The answer to that question is, let’s see, driver’s license and registration, a couple of credit cards, pieces of paper with random phone numbers and addresses, money and, oh, yes, a bunch of happiness. That last item is to satisfy an ancient conundrum: Does money buy happiness?
As a boy growing up in the Bronx, I wasn’t certain, but I did believe that if money didn’t buy happiness at least it allowed you to choose the type of misery you would endure. But when I thought more deeply about it, I realized I rarely, if ever, saw an unhappy rich person and, conversely, never saw a happy person living in poverty. That’s not a scientific approach, but when I developed that philosophy I was barely a C student in science.
The thought of equating money and happiness was sparked by a recent article recounting a study of 450,000 Americans that suggests there are two forms of happiness: day-to-day contentment and overall satisfaction with one’s place in the world.
The survey indicated that higher income brings little daily gratification, but it does boost one’s sense of self in the grand scheme of things. I didn’t think of happiness as a short-term emotion or an extended phase of life. I thought happiness was the goal of everyone on the planet and that you want to achieve it as soon as you can and hold it for as long as you can.
But this study of almost a half million people determined that there is a specific dollar number or income plateau after which more money has no measurable effect on day-to-day contentment. Happiness mounts but comes to a screeching halt, says the survey, when you hit the “magic” number—$75,000 a year.
As soon as you hit the magic number any added wealth merely increases material acquisitions but produces no apparent gain in happiness. I disagree with the concept that $75,000 is the panacea for misery and anything more than that is as useless as a knee-kicker on a ceramic floor. I believe if $75,000 completes the dream, then $150,000 will double the joy or at least add a smile or two on the way to the bank.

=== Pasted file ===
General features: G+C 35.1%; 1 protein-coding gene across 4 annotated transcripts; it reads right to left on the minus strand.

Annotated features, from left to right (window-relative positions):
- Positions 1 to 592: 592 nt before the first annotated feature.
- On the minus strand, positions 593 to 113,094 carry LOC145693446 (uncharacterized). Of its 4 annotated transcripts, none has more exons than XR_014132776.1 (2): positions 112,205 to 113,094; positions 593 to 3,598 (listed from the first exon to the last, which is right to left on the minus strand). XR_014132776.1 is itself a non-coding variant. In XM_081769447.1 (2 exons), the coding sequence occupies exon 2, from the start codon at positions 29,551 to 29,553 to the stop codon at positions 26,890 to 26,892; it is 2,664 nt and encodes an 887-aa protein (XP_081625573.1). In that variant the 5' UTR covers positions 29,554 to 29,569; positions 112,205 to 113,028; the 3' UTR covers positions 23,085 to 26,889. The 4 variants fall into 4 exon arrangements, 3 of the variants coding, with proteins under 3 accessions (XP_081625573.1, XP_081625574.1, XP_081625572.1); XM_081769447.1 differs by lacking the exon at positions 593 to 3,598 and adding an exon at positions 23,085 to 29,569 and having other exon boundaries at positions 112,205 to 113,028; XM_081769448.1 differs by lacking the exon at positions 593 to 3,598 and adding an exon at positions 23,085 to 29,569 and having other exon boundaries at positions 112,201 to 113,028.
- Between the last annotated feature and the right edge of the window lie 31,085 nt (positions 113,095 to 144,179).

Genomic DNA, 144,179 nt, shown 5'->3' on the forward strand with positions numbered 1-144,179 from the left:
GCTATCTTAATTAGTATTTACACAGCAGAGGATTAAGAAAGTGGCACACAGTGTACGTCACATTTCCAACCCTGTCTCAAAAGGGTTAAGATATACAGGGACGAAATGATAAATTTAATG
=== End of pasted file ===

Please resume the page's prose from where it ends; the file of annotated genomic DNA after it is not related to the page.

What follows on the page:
The one time this pie-in-the-sky philosophy has validity would be now, for the flooring retailer. The economy is depressed and business is less than robust, but he can ride it out with a healthy dose of contentment for a relatively small fee. Retailers who believe the road to happiness leads to a $75,000 cul-de-sac are fine for the present, but when business rebounds—and it will— those who waited at the end of the rainbow will be rewarded with a significant multiple of the entrance fee to the happiness derby.
This convoluted concept of money buying or resisting happiness is dramatically affected by location. That is, where is the $75K being earned and what are the circumstances that impact living in that happy zone? For example, $75,000 in New York will buy so much more in, say, South Dakota or Mississippi. Based on cost-of-living index values, the happiness salary would vary widely across the nation. The variances are stunning. New Yorkers would have to earn $163,000 a year to achieve the $75,000 happiness level; in Chicago $84,750. That’s according to Kiplinger.com. This does present an option: If you hit the happiness number, move to a lower maintenance state or get back to work and raise the ante so you can live the lifestyle of the rich and famous.
It comes down to the simple premise: We earn our happiness. We create our misery.